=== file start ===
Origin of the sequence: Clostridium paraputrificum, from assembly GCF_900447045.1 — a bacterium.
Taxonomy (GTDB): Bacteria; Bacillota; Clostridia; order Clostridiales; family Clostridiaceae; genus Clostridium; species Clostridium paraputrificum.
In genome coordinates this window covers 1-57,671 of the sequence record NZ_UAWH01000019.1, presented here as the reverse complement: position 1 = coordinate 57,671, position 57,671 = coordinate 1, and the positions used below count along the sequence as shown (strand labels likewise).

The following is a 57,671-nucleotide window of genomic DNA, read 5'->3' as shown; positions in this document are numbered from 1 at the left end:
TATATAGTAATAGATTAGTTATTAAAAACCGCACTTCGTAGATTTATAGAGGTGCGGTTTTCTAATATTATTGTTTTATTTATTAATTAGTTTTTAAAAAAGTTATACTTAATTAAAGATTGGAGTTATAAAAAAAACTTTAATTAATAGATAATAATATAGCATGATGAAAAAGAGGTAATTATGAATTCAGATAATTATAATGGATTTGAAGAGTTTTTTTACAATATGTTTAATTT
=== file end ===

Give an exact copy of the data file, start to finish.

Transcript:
Origin of the sequence: Clostridium paraputrificum, from assembly GCF_900447045.1 — a bacterium.
Taxonomy (GTDB): Bacteria; Bacillota; Clostridia; order Clostridiales; family Clostridiaceae; genus Clostridium; species Clostridium paraputrificum.
In genome coordinates this window covers 1-57,671 of the sequence record NZ_UAWH01000019.1, presented here as the reverse complement: position 1 = coordinate 57,671, position 57,671 = coordinate 1, and the positions used below count along the sequence as shown (strand labels likewise).

The following is a 57,671-nucleotide window of genomic DNA, read 5'->3' as shown; positions in this document are numbered from 1 at the left end:
TATATAGTAATAGATTAGTTATTAAAAACCGCACTTCGTAGATTTATAGAGGTGCGGTTTTCTAATATTATTGTTTTATTTATTAATTAGTTTTTAAAAAAGTTATACTTAATTAAAGATTGGAGTTATAAAAAAAACTTTAATTAATAGATAATAATATAGCATGATGAAAAAGAGGTAATTATGAATTCAGATAATTATAATGGATTTGAAGAGTTTTTTTACAATATGTTTAATTT